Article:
Newark Downtown District Streetscape Improvement Project Overview
With the support of the City of Newark Administration and the Newark Municipal Council, the Newark Downtown District (NDD) directed the largest Capital Project ever to be financed by a Special Improvement District (SID) in the State of New Jersey. This $17.5 million Capital Streetscape Improvement Project (the Project) remade 56 blocks of downtown Newark, improving sidewalks, lighting, signage, horticulture, benches, trash receptacles and more.
“This is an exciting time for downtown Newark. The Newark Downtown District’s Streetscape Improvement Project is the first significant, wide-scale Capital Improvement Project to take place in downtown Newark in over a generation,” says Anthony McMillan, Chief Executive Officer of the Newark Downtown District.
In 1998, the Newark Municipal Council approved the creation of the Newark Downtown District, a Special Improvement District dedicated to providing supplemental cleaning services, hospitality/security services, marketing, special events, and physical improvement programs for the downtown district. The SID is funded through a special assessment on nearly 600 commercial properties in downtown Newark. Since the Newark Downtown District became operational, it has hauled away literally tons of trash, produced and initiated events such as weekly Farmers Markets and Foodtopia Food Festivals, managed a $1 million façade improvement program for small businesses that yielded $10 million in private investment, and produced collateral materials to promote downtown Newark to visitors and investors such as the Downtown Newark Map, Downtown Newark Cultural Guide, Downtown Newark Restaurant Guide, and the Downtown Newark Real Estate Marketing Packet.
The Newark Downtown District is excited to have completed this ambitious project, the $17.5 million renovations of the downtown streetscape.
The Newark Downtown District’s Streetscape Improvement Project was financed through an innovative partnership with the New Jersey Economic Development Authority (NJEDA). The NJEDA approved $10 million in bonds to be issued on behalf of the NDD, and the debt service on the bonds are being paid for by the Newark Downtown District (NDD).
The remainder of the $17.5 million will be supplied through cash and in-kind commitments from the City of Newark, the Newark Urban Enterprise Zone (UEZ), the Newark Downtown District (NDD), and PSE&G.
Newark Mayor Cory A. Booker says, “We are particularly thrilled that we were able to finance this Project through mostly private resources – and at minimal cost to the citizens of Newark.”
The streetscape design was led by BRV Corporation of New York and Stantec/Vollmer, a Newark and New York-based engineering and landscape architecture firm, with support from H3 Hardy Collaboration Architecture LLC. The team previously worked together on large streetscape improvement projects in New York City in the areas of Grand Central, Bryant Park, and 34th Street. The wayfinding signage was designed by Newwork.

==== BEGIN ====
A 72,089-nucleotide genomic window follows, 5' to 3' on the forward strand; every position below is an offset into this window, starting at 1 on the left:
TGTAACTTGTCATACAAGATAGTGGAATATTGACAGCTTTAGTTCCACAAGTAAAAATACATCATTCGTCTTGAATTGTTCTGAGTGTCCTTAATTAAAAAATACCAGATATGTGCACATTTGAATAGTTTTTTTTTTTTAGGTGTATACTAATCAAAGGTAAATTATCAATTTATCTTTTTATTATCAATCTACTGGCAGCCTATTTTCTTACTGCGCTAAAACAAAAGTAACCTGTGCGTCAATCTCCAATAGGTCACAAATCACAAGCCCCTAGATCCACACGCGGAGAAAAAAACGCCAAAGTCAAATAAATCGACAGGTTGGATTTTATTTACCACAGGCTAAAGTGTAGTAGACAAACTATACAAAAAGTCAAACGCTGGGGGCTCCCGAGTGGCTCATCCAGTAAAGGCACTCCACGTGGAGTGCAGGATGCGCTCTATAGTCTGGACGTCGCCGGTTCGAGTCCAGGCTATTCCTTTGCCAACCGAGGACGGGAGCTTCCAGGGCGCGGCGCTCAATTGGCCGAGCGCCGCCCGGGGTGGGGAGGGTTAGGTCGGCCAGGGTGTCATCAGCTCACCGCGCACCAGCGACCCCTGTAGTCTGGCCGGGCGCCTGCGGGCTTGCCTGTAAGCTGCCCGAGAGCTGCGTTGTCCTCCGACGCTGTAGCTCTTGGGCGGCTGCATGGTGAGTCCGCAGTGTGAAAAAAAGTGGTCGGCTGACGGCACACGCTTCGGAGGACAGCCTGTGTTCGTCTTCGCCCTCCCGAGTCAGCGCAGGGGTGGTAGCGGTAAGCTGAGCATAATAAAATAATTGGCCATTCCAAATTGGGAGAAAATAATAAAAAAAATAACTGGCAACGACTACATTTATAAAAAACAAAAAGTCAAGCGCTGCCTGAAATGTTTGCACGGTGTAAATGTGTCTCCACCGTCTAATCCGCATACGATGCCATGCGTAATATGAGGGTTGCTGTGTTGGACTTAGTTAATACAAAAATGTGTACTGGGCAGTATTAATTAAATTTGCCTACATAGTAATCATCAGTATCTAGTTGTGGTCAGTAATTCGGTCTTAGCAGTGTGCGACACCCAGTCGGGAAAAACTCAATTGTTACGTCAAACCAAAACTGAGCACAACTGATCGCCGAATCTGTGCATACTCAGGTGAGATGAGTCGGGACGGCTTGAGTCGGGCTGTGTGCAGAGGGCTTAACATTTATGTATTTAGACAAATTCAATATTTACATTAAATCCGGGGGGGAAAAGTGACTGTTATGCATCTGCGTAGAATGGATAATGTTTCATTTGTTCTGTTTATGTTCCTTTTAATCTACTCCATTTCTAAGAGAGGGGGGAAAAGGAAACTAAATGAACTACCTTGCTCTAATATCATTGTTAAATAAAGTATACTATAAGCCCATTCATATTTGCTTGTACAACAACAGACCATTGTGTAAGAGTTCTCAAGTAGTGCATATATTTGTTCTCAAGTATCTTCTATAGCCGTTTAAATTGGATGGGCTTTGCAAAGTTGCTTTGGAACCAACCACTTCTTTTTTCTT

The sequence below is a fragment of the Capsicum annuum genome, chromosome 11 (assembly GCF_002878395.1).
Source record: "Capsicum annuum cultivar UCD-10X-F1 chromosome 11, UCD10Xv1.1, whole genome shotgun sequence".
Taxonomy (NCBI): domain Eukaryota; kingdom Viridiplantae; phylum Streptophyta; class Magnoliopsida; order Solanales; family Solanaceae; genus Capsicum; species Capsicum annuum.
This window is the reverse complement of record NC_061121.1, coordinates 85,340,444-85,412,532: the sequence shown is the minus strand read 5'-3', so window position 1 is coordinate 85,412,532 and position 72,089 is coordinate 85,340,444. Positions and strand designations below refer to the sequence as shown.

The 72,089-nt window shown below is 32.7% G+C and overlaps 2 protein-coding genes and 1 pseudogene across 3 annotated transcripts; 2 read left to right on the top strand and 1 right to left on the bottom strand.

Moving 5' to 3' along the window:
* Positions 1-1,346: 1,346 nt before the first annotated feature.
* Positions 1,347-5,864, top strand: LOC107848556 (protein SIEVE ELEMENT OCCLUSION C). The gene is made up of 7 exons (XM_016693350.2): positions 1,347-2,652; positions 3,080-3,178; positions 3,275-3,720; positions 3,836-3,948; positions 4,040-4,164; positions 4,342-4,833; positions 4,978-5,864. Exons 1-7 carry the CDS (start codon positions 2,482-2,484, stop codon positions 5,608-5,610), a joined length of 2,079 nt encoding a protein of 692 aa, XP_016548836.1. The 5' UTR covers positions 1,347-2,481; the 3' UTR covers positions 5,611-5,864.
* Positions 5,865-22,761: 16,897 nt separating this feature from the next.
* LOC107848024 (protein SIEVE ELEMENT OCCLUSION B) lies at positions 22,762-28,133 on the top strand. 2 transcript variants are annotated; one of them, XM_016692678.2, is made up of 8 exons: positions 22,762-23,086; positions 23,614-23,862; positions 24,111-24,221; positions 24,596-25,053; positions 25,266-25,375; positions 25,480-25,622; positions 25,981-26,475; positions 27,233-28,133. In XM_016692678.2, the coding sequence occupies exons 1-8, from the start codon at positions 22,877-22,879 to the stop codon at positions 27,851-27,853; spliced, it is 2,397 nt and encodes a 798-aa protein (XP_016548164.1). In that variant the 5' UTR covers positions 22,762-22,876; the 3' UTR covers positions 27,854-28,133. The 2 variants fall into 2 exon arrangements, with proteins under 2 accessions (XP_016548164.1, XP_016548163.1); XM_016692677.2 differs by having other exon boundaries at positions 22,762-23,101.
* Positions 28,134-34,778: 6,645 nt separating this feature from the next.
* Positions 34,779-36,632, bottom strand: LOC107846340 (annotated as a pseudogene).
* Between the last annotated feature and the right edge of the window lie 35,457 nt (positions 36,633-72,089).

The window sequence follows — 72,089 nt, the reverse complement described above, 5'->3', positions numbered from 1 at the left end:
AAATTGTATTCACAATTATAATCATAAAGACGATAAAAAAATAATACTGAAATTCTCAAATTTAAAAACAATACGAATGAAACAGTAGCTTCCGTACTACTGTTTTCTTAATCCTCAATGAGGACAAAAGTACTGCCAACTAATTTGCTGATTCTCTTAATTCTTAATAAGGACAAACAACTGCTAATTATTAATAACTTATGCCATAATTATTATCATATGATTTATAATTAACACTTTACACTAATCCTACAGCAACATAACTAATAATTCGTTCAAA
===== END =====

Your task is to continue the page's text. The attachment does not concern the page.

Daniel Biederman, Principal of BRV Corp., says, “The Downtown Newark Streetscape Improvement Project will in some ways be better than those programs I’ve led in Manhattan since we were able to learn from those experiences and tweak the design and materials to best serve the City of Newark.”
All fixtures are finished in a high performance, graffiti-resistant, color coating in the City of Newark standard black.
Lighting – Four different tiers of streetlamps – reflecting the size and character of the streets – make the sidewalks of downtown Newark continuously bright, creating a safe and inviting atmosphere for pedestrians. Metal halide lamps have replaced the high-pressure sodium vapor lamps, providing a brighter, whiter light. “The difference is day and night,” says H3 Principal, John Fontillas. Certain street lamps feature banner arms allowing the Newark Downtown District to promote cultural events and activities downtown, while also branding the district. Other poles feature arms for hanging baskets allowing for more greenery against the urban streetscape. The street lamp luminaries and poles are custom-fabricated by Hadco of Littletown, PA.
Benches – The Newark Downtown District benches have a frame made from recycled steel and are designed for low maintenance and high durability in an urban environment.
Street trees and grates – Four different groups of trees are planted, reflecting the scale and character of individual streets. Smaller, columnar trees are planted on narrow side streets, while larger, wider varieties grace larger boulevards like Broad Street. All of the trees have been selected for their attractiveness as well as their ability to thrive in an urban environment. Distinctive tree pits formed by granite curbing provide abundant space and water for healthy tree growth. The pits are also adorned with attractive flower beds for seasonal display.
Where sidewalks are narrow, attractive metal tree pit grates allow for air and water to reach the root systems while providing for a smooth and safe pedestrian surface. In areas where vaults beneath sidewalks and other obstacles prevent installation of tree pits, planter boxes with lush seasonal foliage reinforce the uniqueness and attractiveness of downtown Newark.
Trash receptacles – Since 2000, the Newark Downtown District has installed 250 new trash receptacles to aid in the reduction of litter downtown, and the Newark Downtown District Clean Team has collected more than 14,000 tons of trash. The new trash receptacle has a 36-gallon capacity and a decorative shell enclosure that contains a low-cost polyethylene liner. Their clever side access door allows personnel to empty them easily without heavy lifting. The recycled steel receptacle has a high-performance finish which resists graffiti and vandalism.
Wayfinding signage – For more information, please contact the Newark Downtown District (NDD) at 973-622-2002.